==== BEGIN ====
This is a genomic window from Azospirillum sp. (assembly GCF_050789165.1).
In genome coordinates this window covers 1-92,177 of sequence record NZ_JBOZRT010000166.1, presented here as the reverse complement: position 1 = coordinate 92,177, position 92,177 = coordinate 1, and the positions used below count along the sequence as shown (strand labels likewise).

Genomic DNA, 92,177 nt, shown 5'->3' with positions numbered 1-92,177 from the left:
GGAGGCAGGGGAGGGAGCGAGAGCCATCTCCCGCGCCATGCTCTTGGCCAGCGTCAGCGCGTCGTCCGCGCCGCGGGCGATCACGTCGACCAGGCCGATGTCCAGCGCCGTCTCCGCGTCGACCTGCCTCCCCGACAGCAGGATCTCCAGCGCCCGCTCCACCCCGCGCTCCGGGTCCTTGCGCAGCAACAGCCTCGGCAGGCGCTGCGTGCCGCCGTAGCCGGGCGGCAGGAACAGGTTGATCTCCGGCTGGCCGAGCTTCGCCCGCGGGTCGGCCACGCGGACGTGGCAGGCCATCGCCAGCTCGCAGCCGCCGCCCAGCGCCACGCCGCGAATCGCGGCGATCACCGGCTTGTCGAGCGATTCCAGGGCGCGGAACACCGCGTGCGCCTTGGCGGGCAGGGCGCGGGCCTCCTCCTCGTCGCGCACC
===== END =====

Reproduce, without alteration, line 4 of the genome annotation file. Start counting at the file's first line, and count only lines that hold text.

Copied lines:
GGAGGCAGGGGAGGGAGCGAGAGCCATCTCCCGCGCCATGCTCTTGGCCAGCGTCAGCGCGTCGTCCGCGCCGCGGGCGATCACGTCGACCAGGCCGATGTCCAGCGCCGTCTCCGCGTCGACCTGCCTCCCCGACAGCAGGATCTCCAGCGCCCGCTCCACCCCGCGCTCCGGGTCCTTGCGCAGCAACAGCCTCGGCAGGCGCTGCGTGCCGCCGTAGCCGGGCGGCAGGAACAGGTTGATCTCCGGCTGGCCGAGCTTCGCCCGCGGGTCGGCCACGCGGACGTGGCAGGCCATCGCCAGCTCGCAGCCGCCGCCCAGCGCCACGCCGCGAATCGCGGCGATCACCGGCTTGTCGAGCGATTCCAGGGCGCGGAACACCGCGTGCGCCTTGGCGGGCAGGGCGCGGGCCTCCTCCTCGTCGCGCACC